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There’s a comet passing by Earth. Here’s how to see it.

Comet C/2014 Q2 (Lovejoy).
Comet C/2014 Q2 (Lovejoy).
(Abel de Burgos)

Sometime over the next week or so, you may want to pick a clear evening to head outside and look at the sky. If you do, you'll have a chance to see something pretty cool: a comet, streaking past Earth as it orbits the sun.

The comet, called C/2014 Q2 (Lovejoy), appears as a beautiful, fuzzy green ball through binoculars, and in some areas, it's even visible to the naked eye.

It made its closest approach to Earth on January 7, passing within 44 million miles of us. But because it'll continue nearing the sun for the next few weeks — and heating up, creating a tail of vaporized dust and ice — it's brightest and easiest to see right now.

A time lapse of the comet over the course of three hours. (Phil Hart)

Comets that are visible without telescopes at all only come around about once per year, and most of them are much fainter than this one. So sometime in the next week, go outside and take a look.

How to see the comet

comet chart

This chart shows the comet's location throughout the month of January. (Sky and Telescope)

Regardless of where you live, by 8 pm local time, the comet will be high enough above the horizon to be visible — and should stay that way for most of the night.

If you live in a city, you're best off using binoculars or a telescope to get a good view of the comet, and these instruments will give you the most dramatic views anywhere. But in some places, it can be spotted by the naked eye.

The chart above shows where to look for the comet as it moves North and away from the horizon over the course of January. Right now, an easy way of spotting it is to use the three stars that make up Orion's belt as an pointer.

comet lovejoy

(© Alan Dyer/amazingsky.com/Sky and Telescope)

Right now, the comet has an apparent magnitude of 3.8 — far brighter than originally projected — and astronomers predict it'll remain that bright for the entire week. If you look at it through binoculars, it'll look like a hazy blob, and might appear green — the result of its carbon molecules getting hit by ultraviolet sunlight. If you have an especially good view, you may see a faint tail streaking behind the comet, due to vaporization of dust and ice as it nears the sun and heats up.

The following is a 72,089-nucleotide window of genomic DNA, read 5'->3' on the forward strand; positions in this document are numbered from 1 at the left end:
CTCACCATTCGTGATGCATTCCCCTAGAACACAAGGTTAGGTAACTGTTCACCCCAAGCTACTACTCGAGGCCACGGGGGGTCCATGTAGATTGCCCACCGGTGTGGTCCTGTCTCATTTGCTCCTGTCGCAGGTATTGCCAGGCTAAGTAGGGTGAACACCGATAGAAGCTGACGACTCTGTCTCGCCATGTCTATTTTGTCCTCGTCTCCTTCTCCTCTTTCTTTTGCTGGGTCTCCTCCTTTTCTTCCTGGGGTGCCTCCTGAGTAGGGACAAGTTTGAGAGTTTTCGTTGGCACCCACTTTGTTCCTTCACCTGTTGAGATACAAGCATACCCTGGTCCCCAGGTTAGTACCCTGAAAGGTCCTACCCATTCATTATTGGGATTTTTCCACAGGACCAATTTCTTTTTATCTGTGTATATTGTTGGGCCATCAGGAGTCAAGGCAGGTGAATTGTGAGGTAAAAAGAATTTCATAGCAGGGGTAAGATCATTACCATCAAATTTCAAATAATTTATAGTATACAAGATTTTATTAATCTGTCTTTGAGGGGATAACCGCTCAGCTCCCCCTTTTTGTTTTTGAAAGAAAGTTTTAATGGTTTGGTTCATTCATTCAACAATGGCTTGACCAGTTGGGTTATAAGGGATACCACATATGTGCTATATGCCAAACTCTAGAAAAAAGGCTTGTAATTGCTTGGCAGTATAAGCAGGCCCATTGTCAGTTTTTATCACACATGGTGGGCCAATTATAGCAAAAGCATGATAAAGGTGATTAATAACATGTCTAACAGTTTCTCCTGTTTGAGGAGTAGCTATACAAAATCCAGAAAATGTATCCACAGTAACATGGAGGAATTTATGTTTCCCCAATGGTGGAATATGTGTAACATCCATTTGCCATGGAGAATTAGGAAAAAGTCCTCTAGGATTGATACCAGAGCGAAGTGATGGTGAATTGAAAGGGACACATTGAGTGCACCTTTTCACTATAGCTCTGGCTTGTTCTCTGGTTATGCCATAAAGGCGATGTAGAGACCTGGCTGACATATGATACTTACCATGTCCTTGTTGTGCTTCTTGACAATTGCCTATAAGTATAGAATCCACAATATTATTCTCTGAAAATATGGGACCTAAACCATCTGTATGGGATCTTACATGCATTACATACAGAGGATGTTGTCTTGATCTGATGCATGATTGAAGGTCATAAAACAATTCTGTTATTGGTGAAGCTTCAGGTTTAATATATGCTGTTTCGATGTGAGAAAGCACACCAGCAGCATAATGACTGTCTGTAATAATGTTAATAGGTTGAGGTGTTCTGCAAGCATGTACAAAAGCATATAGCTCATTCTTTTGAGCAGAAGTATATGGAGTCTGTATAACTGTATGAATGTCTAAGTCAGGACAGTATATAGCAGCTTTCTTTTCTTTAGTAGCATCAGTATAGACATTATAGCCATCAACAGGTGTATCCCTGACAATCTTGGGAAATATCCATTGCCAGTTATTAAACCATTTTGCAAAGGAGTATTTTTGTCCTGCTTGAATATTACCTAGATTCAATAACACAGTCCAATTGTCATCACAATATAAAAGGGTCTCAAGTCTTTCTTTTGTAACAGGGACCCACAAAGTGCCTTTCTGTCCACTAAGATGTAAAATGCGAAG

In late January, as the moon returns, the comet's will begin to dim a bit from our vantage point, and after January 30 — when it passes closest to the sun (within about 120 million miles) — it'll dim further.

What we know about Comet C/2014 Q2 (Lovejoy)

comet orbit 2

The comet's location as of January 8. (NASA JPL Small-Body Database Browser/Osamu Ajiki/Ron Baalke/Ade Ashford)

The comet was first spotted in August by Terry Lovejoy, an Australian amateur astronomer who'd already discovered four other comets in his spare time. It wasn't originally predicted to be easily visible, but it's become far brighter than projected.

The comet is two to three miles wide — roughly the size of the comet that Philae landed on in November. The visible stream of vaporized gas emitted from it, though, is estimated to be about 400,000 miles wide

Astronomers have calculated that it's a long-period comet, which means that it has a highly elliptical orbit that takes it far from out to the outer reaches of the solar system, then back in towards the sun, over long periods of time.

In this case, its orbit is calculated to take about 11,500 years, though slight changes to the orbit (due to the gravity of the planets it's passing by on this go-round) will shorten that to 8,000 years for the next orbit. In either case, if you don't see the comet in January, you're not going to have another chance in your lifetime.